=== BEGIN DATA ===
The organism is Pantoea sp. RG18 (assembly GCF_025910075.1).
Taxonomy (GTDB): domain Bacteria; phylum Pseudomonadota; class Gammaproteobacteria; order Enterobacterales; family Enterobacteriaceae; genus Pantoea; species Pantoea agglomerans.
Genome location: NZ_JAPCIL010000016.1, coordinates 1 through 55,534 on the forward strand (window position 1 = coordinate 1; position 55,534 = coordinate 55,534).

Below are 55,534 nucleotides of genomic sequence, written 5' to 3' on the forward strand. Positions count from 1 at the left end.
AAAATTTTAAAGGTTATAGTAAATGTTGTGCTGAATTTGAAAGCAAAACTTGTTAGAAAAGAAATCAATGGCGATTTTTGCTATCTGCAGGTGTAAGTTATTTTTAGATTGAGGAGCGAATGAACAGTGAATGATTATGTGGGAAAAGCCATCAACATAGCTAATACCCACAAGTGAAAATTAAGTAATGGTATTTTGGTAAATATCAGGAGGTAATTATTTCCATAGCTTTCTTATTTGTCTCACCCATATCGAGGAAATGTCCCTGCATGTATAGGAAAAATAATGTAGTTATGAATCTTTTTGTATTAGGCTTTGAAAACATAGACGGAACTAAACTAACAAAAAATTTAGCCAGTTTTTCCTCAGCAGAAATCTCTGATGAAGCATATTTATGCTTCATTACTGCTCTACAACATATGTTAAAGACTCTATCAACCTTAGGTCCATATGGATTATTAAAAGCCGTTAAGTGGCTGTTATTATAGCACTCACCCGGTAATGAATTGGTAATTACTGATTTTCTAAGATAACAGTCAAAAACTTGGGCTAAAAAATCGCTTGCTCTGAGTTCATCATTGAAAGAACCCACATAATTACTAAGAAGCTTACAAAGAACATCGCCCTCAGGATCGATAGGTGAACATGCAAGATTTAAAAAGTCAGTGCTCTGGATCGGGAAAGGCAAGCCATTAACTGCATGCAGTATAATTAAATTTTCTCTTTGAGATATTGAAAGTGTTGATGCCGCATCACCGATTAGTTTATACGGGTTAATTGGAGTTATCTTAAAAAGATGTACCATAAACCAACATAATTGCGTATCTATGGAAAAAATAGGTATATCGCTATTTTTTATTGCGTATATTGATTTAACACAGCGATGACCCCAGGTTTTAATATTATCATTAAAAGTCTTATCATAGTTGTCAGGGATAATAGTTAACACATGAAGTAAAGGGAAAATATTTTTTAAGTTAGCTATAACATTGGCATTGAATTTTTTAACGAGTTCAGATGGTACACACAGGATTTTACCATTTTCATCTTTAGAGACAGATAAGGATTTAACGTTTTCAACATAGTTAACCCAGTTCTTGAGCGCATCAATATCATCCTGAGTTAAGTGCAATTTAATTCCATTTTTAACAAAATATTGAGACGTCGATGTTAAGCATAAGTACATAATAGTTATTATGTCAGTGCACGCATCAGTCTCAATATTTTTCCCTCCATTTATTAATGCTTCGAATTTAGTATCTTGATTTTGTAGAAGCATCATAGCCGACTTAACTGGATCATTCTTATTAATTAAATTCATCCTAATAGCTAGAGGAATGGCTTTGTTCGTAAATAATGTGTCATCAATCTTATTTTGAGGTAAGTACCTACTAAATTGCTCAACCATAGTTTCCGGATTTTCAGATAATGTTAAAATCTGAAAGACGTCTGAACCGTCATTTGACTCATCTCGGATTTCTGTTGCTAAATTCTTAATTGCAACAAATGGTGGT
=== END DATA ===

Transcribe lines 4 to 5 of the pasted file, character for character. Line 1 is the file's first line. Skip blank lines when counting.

Below are 55,534 nucleotides of genomic sequence, written 5' to 3' on the forward strand. Positions count from 1 at the left end.
AAAATTTTAAAGGTTATAGTAAATGTTGTGCTGAATTTGAAAGCAAAACTTGTTAGAAAAGAAATCAATGGCGATTTTTGCTATCTGCAGGTGTAAGTTATTTTTAGATTGAGGAGCGAATGAACAGTGAATGATTATGTGGGAAAAGCCATCAACATAGCTAATACCCACAAGTGAAAATTAAGTAATGGTATTTTGGTAAATATCAGGAGGTAATTATTTCCATAGCTTTCTTATTTGTCTCACCCATATCGAGGAAATGTCCCTGCATGTATAGGAAAAATAATGTAGTTATGAATCTTTTTGTATTAGGCTTTGAAAACATAGACGGAACTAAACTAACAAAAAATTTAGCCAGTTTTTCCTCAGCAGAAATCTCTGATGAAGCATATTTATGCTTCATTACTGCTCTACAACATATGTTAAAGACTCTATCAACCTTAGGTCCATATGGATTATTAAAAGCCGTTAAGTGGCTGTTATTATAGCACTCACCCGGTAATGAATTGGTAATTACTGATTTTCTAAGATAACAGTCAAAAACTTGGGCTAAAAAATCGCTTGCTCTGAGTTCATCATTGAAAGAACCCACATAATTACTAAGAAGCTTACAAAGAACATCGCCCTCAGGATCGATAGGTGAACATGCAAGATTTAAAAAGTCAGTGCTCTGGATCGGGAAAGGCAAGCCATTAACTGCATGCAGTATAATTAAATTTTCTCTTTGAGATATTGAAAGTGTTGATGCCGCATCACCGATTAGTTTATACGGGTTAATTGGAGTTATCTTAAAAAGATGTACCATAAACCAACATAATTGCGTATCTATGGAAAAAATAGGTATATCGCTATTTTTTATTGCGTATATTGATTTAACACAGCGATGACCCCAGGTTTTAATATTATCATTAAAAGTCTTATCATAGTTGTCAGGGATAATAGTTAACACATGAAGTAAAGGGAAAATATTTTTTAAGTTAGCTATAACATTGGCATTGAATTTTTTAACGAGTTCAGATGGTACACACAGGATTTTACCATTTTCATCTTTAGAGACAGATAAGGATTTAACGTTTTCAACATAGTTAACCCAGTTCTTGAGCGCATCAATATCATCCTGAGTTAAGTGCAATTTAATTCCATTTTTAACAAAATATTGAGACGTCGATGTTAAGCATAAGTACATAATAGTTATTATGTCAGTGCACGCATCAGTCTCAATATTTTTCCCTCCATTTATTAATGCTTCGAATTTAGTATCTTGATTTTGTAGAAGCATCATAGCCGACTTAACTGGATCATTCTTATTAATTAAATTCATCCTAATAGCTAGAGGAATGGCTTTGTTCGTAAATAATGTGTCATCAATCTTATTTTGAGGTAAGTACCTACTAAATTGCTCAACCATAGTTTCCGGATTTTCAGATAATGTTAAAATCTGAAAGACGTCTGAACCGTCATTTGACTCATCTCGGATTTCTGTTGCTAAATTCTTAATTGCAACAAATGGTGGT